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Ambarisha and Durvasa

Ambarisha was a king and a great devotee of Lord Vishnu. He spent most of his time worshipping the Lord, and as a result of his fervent devotion, Sri Hari became very pleased with him and ordered his Sudarshana Chakra to guard Ambarisha as long as he lived.


One day, Ambarisha was observing the dvadashi vow, which involved fasting for three consecutive nights and breaking the fast on the fourth day. After completing the rituals connected with this vow and with the blessings of the holy men present there, Ambarisha was ready to break his fast. Just then, the famous sage Durvasa appeared.

Ambarisha welcomed Durvasa with due ceremony and invited him to have his meal there, and Durvasa agreed. King Ambarisha could not break his fast before feeding the sage, but Durvasa had gone for his bath in the Yamuna and was taking a long time. The auspicious moment for Ambarisha to break his fast was coming to an end, and he was worried about what to do.


Thinking of Sri Hari, he fulfilled his vow by taking a small sip of water, but he did not eat anything. Durvasa returned from his bath and was respectfully welcomed by Ambarisha. But, through his supernatural power, Durvasa understood that Ambarisha had broken his fast before offering him anything. Durvasa became wild with anger.


He tore out one of his matted locks, and out of that lock sprang a ferocious monster, which charged at Ambarisha. Ambarisha was not at all afraid. He didn’t move one bit. He stood there and continued to take the name of Sri Hari. Then suddenly the Sudarshana Chakra came and burnt the monster to ashes. After that, the Chakra went towards Durvasa.


Durvasa started running. He ran to the distant corners of the earth, to all the heavenly regions, and to all the lower regions. Wherever he went, the Sudarshana Chakra followed. In desperation, Durvasa approached Brahma for shelter. Brahma said, "I cannot help you. You have offended a devotee of Sri Hari." Durvasa then ran to Kailash and sought shelter at the feet of Mahadeva. There, Mahadeva told him, "I cannot help you either. Go to Vaikuntha. Nobody but Sri Hari can save you."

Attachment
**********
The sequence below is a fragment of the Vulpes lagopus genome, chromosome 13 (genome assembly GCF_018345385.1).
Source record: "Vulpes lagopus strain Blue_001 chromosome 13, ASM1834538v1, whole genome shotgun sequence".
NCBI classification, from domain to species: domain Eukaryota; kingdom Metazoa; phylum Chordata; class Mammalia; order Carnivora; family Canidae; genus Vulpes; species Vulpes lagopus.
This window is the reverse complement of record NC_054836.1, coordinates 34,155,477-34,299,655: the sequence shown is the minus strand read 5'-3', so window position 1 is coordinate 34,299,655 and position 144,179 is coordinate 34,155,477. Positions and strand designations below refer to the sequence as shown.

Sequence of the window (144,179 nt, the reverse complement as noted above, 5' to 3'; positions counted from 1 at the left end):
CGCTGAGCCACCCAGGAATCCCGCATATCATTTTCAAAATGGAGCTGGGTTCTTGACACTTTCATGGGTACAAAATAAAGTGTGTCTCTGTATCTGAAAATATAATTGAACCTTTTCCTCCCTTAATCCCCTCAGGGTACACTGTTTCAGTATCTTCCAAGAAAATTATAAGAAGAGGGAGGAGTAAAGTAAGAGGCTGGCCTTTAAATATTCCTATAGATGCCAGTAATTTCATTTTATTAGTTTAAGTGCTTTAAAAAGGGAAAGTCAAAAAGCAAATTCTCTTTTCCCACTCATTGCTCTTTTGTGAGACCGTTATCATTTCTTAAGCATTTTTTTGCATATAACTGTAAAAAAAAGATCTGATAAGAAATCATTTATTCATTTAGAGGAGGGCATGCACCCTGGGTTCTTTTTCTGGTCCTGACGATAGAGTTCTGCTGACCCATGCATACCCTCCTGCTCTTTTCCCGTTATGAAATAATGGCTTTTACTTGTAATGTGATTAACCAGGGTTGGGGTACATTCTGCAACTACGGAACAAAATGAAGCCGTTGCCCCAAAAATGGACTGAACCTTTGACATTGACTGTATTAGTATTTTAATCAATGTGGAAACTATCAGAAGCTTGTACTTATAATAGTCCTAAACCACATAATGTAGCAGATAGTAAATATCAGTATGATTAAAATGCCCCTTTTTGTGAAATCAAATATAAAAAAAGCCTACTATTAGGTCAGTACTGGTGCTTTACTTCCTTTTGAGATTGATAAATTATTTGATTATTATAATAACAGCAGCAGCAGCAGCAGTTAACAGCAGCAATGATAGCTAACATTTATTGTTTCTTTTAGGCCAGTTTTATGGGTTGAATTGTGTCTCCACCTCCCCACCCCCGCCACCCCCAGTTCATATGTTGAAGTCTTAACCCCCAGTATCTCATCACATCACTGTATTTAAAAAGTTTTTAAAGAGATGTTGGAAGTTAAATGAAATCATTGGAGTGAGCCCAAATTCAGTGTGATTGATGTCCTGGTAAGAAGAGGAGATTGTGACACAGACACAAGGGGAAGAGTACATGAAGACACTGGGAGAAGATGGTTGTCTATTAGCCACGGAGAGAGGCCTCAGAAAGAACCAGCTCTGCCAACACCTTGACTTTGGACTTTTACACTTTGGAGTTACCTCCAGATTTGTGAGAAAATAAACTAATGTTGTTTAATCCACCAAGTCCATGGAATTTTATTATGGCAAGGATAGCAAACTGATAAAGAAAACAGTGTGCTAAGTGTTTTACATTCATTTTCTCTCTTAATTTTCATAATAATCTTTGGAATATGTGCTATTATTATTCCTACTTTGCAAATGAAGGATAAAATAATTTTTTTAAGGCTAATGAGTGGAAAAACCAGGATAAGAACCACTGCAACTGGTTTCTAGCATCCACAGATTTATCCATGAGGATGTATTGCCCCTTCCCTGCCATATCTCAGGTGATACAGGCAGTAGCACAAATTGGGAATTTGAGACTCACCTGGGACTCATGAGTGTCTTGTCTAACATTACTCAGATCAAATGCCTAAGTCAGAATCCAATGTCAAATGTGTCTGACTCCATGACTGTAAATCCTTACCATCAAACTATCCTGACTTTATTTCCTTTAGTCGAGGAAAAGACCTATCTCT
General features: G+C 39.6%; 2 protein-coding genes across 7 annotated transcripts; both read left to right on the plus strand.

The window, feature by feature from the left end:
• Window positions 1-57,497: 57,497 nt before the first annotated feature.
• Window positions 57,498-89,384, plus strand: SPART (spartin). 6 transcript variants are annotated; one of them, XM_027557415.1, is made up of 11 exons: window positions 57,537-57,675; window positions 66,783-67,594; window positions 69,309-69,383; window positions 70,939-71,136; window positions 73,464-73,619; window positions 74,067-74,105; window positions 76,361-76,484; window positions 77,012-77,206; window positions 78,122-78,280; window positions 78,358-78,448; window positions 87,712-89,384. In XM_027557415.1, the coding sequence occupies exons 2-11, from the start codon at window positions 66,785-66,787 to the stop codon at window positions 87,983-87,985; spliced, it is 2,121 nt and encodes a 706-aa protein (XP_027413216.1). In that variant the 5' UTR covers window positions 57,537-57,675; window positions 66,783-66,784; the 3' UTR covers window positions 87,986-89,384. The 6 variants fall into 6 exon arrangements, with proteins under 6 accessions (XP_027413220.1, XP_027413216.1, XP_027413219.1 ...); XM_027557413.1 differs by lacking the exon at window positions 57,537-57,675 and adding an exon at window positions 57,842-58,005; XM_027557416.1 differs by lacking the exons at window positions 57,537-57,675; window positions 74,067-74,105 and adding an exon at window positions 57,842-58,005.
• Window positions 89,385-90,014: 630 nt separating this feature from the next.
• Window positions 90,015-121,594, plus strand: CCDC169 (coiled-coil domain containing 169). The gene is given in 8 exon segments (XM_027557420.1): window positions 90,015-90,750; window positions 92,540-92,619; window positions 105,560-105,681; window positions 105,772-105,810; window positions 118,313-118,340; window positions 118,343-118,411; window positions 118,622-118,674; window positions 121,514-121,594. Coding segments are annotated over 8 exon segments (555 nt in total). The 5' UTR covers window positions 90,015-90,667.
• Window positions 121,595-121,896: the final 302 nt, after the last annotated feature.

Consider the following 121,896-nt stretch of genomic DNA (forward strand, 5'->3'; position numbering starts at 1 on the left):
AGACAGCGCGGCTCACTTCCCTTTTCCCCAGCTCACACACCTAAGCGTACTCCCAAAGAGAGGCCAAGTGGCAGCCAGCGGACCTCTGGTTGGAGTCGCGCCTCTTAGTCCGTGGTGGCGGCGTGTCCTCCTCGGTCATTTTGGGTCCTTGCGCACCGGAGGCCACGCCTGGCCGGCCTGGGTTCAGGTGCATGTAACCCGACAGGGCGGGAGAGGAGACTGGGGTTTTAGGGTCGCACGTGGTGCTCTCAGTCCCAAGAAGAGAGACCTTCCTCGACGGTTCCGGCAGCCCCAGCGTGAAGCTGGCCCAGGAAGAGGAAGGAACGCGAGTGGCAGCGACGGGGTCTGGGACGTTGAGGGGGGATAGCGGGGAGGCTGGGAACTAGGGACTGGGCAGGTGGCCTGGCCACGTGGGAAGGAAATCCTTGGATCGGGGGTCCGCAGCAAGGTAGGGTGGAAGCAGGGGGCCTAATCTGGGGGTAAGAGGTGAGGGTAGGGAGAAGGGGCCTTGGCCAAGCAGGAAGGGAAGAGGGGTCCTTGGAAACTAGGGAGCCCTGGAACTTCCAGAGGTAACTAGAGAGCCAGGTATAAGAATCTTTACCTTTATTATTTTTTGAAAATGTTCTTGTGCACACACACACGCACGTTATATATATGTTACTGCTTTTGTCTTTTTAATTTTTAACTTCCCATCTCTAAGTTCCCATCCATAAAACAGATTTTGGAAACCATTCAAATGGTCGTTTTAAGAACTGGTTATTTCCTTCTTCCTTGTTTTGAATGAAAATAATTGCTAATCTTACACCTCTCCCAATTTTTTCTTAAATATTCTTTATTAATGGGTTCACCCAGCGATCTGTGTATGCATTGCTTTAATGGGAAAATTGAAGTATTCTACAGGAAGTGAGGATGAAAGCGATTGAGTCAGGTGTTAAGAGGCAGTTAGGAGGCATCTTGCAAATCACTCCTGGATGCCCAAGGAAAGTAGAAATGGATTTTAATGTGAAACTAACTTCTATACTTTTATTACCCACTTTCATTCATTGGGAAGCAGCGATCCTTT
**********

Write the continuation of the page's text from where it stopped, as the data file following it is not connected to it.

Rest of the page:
So Durvasa ran to Vaikuntha and took refuge with the king of Vaikuntha, Sri Hari himself. Sri Hari said, "I am subject to my devotee and am not free. Those who come to me and take refuge in me alone—how can I abandon them? True devotees are my heart—and I am the heart of the devotees. They know none but me, and I know none but them."


Sri Hari added, "Learning and austerities are of immense good for those who have not seen my form, but for those who have seen my form, there is nothing else to be done but to take my name and remember me always."


Finally, Sri Hari advised Durvasa to go back to Ambarisha and apologize to him. Durvasa did so, and Ambarisha forgave him. The sage realized his mistake and became a great devotee of Lord Vishnu. The story teaches us the importance of devotion to God and the power of a true devotee's dedication.


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